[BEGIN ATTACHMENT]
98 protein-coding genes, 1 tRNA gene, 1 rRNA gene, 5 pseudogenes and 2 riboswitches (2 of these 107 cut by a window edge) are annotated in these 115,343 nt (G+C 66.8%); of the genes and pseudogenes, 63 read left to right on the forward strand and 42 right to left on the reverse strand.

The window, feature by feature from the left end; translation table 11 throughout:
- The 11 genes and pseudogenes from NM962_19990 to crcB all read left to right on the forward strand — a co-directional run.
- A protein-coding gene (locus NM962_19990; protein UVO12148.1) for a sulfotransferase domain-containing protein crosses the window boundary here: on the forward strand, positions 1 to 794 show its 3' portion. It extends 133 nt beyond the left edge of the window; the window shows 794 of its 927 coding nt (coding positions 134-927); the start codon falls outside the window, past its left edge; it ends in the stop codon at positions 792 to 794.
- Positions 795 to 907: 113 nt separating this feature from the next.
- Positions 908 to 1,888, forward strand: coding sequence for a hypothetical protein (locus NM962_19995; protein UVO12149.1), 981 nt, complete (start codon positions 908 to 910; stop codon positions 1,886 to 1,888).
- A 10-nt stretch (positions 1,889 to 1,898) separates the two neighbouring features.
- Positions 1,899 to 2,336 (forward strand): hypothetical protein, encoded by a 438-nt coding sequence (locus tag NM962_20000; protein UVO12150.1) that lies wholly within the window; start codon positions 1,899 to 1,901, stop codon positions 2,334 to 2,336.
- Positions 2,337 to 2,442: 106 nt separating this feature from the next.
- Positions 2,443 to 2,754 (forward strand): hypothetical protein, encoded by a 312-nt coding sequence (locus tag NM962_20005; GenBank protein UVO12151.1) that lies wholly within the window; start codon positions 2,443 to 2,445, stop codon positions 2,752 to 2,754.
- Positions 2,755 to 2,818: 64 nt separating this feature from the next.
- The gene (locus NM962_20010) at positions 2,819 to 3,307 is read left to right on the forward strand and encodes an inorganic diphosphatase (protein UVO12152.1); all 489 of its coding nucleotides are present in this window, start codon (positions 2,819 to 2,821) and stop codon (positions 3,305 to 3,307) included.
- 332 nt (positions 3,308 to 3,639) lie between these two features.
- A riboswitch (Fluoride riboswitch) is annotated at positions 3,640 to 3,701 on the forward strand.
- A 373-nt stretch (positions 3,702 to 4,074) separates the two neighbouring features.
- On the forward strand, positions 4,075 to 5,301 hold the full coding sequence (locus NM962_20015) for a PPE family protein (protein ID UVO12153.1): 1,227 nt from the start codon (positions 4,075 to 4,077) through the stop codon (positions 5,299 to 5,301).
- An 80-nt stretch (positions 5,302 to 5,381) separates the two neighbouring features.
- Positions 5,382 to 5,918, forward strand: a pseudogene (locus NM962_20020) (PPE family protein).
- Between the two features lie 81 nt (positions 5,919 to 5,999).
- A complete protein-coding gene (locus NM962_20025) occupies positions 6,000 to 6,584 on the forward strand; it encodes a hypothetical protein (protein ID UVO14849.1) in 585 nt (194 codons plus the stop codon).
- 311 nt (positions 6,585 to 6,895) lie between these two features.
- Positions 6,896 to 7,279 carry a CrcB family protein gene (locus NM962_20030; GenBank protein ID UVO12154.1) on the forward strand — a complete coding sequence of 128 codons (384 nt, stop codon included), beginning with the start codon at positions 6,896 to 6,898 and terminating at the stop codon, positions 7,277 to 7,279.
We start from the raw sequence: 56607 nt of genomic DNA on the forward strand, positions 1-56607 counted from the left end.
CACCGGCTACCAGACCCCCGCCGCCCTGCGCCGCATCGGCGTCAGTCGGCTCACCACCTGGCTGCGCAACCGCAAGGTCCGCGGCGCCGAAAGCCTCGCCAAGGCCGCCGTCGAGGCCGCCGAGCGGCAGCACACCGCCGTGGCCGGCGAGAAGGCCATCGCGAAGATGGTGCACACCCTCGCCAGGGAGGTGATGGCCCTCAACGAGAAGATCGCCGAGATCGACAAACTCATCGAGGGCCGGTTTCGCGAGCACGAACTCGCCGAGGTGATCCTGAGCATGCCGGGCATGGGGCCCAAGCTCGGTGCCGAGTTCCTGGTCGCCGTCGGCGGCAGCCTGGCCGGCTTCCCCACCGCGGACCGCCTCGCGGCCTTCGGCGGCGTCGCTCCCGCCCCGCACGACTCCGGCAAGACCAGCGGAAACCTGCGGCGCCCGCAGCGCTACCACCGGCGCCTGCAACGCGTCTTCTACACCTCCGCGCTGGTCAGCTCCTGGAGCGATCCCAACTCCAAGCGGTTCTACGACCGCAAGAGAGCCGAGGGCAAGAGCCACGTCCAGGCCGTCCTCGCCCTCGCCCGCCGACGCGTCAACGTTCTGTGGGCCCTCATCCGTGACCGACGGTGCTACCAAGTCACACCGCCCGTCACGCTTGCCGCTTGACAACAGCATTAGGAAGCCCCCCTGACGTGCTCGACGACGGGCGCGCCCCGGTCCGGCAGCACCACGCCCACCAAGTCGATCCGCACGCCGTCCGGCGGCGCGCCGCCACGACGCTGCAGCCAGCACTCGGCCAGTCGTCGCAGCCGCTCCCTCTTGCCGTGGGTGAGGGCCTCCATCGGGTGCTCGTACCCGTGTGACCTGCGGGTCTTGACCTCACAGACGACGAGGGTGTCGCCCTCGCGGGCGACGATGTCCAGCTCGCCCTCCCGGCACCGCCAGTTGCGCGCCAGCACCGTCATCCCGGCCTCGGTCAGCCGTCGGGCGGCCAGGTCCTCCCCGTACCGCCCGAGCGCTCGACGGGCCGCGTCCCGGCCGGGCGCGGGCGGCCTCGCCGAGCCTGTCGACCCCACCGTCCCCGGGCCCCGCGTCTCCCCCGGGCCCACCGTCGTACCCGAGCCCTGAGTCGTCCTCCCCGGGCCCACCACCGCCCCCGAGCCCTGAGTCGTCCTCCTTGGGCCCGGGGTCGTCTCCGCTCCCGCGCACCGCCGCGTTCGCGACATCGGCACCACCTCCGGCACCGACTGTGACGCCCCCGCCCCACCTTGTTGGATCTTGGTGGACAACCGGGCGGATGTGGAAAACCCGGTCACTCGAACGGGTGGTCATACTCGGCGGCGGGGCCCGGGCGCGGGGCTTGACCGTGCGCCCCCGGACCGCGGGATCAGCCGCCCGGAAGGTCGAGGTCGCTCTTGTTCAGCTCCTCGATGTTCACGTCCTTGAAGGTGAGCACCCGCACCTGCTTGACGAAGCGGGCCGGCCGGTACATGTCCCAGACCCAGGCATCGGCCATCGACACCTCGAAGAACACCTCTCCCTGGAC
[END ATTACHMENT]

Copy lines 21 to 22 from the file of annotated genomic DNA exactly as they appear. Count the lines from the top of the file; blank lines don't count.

- 311 nt (positions 6,585 to 6,895) lie between these two features.
- Positions 6,896 to 7,279 carry a CrcB family protein gene (locus NM962_20030; GenBank protein ID UVO12154.1) on the forward strand — a complete coding sequence of 128 codons (384 nt, stop codon included), beginning with the start codon at positions 6,896 to 6,898 and terminating at the stop codon, positions 7,277 to 7,279.